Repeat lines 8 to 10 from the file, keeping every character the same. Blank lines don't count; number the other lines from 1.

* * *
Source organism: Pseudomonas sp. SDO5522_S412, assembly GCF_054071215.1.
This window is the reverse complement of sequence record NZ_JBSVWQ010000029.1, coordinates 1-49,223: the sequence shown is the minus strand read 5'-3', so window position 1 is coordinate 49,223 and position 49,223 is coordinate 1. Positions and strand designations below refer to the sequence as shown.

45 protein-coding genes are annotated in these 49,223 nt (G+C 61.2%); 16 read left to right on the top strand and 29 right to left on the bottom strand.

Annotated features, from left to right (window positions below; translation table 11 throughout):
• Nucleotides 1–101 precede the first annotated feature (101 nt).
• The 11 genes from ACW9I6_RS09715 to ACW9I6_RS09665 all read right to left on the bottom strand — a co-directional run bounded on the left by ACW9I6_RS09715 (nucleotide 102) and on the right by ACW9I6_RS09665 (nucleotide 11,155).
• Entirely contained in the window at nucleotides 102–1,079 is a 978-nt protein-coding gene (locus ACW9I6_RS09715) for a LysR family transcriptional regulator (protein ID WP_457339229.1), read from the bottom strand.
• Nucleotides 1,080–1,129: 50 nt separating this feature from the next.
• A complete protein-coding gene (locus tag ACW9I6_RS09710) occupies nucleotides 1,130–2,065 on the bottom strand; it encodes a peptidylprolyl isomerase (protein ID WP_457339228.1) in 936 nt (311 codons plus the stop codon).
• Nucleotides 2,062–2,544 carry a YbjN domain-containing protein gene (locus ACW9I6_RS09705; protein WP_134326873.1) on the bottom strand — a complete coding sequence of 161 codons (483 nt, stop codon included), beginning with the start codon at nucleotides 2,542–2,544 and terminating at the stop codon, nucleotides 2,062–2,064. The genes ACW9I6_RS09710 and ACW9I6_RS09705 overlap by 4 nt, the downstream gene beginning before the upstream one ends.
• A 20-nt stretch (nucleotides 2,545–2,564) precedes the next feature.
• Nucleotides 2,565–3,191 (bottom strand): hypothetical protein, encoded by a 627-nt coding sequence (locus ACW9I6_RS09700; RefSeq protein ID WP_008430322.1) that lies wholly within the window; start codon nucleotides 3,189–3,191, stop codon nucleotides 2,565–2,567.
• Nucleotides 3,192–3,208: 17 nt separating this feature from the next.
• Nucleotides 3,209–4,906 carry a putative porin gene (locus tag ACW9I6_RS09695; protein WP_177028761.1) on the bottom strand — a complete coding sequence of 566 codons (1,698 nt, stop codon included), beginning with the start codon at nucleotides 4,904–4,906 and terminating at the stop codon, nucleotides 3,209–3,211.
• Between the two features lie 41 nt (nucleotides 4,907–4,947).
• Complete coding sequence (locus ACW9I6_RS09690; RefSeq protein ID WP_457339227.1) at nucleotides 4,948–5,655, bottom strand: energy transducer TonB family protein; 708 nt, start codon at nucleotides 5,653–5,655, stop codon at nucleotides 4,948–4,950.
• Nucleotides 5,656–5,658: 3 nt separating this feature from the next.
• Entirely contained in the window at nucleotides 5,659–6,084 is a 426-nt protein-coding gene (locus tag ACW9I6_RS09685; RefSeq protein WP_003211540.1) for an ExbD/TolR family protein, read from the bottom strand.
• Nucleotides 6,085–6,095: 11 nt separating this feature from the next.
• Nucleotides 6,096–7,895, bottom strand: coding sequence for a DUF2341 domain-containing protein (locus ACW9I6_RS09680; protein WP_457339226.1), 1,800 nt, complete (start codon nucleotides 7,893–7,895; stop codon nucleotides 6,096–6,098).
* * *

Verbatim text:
• Nucleotides 1,080–1,129: 50 nt separating this feature from the next.
• A complete protein-coding gene (locus tag ACW9I6_RS09710) occupies nucleotides 1,130–2,065 on the bottom strand; it encodes a peptidylprolyl isomerase (protein ID WP_457339228.1) in 936 nt (311 codons plus the stop codon).
• Nucleotides 2,062–2,544 carry a YbjN domain-containing protein gene (locus ACW9I6_RS09705; protein WP_134326873.1) on the bottom strand — a complete coding sequence of 161 codons (483 nt, stop codon included), beginning with the start codon at nucleotides 2,542–2,544 and terminating at the stop codon, nucleotides 2,062–2,064. The genes ACW9I6_RS09710 and ACW9I6_RS09705 overlap by 4 nt, the downstream gene beginning before the upstream one ends.